This Day In History, September 17th

What happened on this day in history: Harriet Tubman escapes from slavery in eastern Maryland, Occupy Wall Street begins in Zuccotti Park, and other landmark events on September 17th.

1849: Harriet Tubman Escapes From Slavery

Today In History

Public DomainHarriet Tubman in 1895.

Along with her brothers Ben and Henry, Harriet Tubman escapes from the Maryland plantation where she is enslaved. Though her brothers changed their minds and turned back, Tubman traveled north to Pennsylvania with the help of the Underground Railroad.

She spent the next 10 years leading other enslaved people to freedom, including her own parents. And when the Civil War broke out, Tubman became the head of an espionage network for the Union Army.


1862: The Battle Of Antietam Begins

In the early morning hours, Union and Confederate troops begin fighting near Antietam Creek in Maryland, beginning the single bloodiest day in American combat history.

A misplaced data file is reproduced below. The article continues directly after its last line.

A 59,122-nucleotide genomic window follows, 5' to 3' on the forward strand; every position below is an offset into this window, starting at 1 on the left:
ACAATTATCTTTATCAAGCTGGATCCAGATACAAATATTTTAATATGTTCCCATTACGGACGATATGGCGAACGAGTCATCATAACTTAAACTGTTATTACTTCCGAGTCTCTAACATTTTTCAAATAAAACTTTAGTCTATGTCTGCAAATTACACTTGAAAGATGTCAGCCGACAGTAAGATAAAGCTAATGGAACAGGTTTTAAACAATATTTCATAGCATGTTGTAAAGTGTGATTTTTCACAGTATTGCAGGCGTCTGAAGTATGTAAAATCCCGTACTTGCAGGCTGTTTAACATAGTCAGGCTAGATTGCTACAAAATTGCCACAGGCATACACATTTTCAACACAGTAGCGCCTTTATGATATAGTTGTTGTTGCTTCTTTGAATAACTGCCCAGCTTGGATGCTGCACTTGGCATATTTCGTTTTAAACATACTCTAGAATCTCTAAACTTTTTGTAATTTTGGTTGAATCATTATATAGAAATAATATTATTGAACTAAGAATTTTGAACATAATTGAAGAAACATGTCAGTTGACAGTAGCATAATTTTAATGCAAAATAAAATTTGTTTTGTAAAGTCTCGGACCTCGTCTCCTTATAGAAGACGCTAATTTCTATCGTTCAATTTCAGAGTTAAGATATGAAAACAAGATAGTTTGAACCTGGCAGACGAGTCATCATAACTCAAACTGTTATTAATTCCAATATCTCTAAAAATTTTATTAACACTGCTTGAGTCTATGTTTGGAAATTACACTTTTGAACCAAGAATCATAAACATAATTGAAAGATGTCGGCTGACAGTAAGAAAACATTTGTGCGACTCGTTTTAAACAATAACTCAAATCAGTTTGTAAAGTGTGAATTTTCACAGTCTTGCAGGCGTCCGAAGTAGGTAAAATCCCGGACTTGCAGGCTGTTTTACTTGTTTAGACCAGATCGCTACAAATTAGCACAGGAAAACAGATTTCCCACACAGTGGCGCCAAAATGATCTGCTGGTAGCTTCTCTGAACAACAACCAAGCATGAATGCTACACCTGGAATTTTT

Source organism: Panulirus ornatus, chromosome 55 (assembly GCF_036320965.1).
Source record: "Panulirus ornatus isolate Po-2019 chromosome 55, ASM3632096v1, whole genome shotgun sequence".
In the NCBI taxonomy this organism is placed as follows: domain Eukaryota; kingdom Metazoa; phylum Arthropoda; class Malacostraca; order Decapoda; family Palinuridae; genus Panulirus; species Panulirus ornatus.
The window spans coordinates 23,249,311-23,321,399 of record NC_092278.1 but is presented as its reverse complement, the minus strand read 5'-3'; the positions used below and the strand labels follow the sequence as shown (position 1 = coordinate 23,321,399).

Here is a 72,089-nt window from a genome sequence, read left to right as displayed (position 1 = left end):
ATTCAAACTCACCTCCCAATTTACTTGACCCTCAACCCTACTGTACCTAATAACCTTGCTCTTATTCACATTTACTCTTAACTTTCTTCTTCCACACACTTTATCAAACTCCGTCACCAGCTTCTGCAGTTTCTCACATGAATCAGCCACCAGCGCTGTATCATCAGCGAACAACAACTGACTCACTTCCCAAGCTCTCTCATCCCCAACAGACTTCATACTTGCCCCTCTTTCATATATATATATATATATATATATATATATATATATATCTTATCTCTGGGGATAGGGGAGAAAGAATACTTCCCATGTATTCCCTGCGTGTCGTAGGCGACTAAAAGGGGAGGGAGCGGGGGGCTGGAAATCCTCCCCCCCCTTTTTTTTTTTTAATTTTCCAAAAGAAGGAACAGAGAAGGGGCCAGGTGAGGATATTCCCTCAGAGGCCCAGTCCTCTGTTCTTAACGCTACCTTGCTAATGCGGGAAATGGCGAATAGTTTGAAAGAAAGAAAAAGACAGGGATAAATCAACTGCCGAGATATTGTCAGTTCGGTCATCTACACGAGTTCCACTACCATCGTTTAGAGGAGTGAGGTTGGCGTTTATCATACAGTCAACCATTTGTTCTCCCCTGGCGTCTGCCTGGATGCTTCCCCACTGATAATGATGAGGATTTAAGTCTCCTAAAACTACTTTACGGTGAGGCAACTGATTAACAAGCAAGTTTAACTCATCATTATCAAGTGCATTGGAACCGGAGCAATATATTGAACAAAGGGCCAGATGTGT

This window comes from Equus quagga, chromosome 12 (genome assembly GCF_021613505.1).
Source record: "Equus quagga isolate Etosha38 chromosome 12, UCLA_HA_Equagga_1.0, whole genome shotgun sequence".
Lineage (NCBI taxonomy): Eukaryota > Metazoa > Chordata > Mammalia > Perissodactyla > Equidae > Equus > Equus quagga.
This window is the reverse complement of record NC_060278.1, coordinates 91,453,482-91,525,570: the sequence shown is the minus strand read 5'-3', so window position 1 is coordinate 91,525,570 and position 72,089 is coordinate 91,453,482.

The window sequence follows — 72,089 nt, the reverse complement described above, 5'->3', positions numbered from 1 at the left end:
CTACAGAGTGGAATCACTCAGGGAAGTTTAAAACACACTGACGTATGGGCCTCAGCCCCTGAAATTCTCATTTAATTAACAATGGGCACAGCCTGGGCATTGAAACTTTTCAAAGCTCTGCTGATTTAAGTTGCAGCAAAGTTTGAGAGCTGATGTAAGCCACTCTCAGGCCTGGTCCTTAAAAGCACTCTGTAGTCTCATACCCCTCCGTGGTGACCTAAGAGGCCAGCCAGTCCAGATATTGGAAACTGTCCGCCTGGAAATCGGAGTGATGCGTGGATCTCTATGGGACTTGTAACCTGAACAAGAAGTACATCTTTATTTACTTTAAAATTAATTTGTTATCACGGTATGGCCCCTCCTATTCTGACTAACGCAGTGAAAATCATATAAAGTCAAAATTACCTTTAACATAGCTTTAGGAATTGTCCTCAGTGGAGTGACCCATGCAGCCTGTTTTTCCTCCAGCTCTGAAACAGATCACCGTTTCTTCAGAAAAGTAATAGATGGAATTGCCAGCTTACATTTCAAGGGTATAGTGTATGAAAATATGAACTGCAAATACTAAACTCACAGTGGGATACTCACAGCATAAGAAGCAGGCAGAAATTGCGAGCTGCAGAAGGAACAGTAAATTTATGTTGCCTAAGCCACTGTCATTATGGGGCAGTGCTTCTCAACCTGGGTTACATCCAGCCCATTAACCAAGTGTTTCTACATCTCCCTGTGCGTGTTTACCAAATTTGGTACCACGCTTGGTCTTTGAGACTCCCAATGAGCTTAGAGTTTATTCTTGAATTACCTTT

Battle Of Antietam

Formerly known as “Sunken Road,” this embankment was christened “Bloody Lane” after 5,000 corpses filled it within three hours of the battle.

By the end of the day, there were 23,000 casualties and 3,600 deaths. The battle ended in a stalemate and Confederate general Robert E. Lee retreated to Virginia the following day, ending his first attempt at invading the Northern states.


1976: NASA Unveils The First Space Shuttle

NASA publicly unveils the Enterprise, the agency’s first space shuttle. It took nearly 10 years to develop the shuttle and it cost almost $10 billion to construct. The Enterprise was used for atmospheric test flights and was not capable of traveling in outer space. Today, the shuttle can be seen at the Intrepid Sea, Air & Space Museum in New York City.


2011: Occupy Wall Street Begins

Occupy Wall Street

Wikimedia CommonsThe Occupy Wall Street movement protested wealth inequality, among other issues.

Occupy Wall Street, a protest against economic inequality and the influence of corporations in politics, begins in Zuccotti Park in New York City. The movement and its motto — “We are the 99%” — quickly spread throughout the country, inspiring similar protests in other cities. Protesters remained in the park for two months, and when they were forced out, they simply moved to other locations across the city.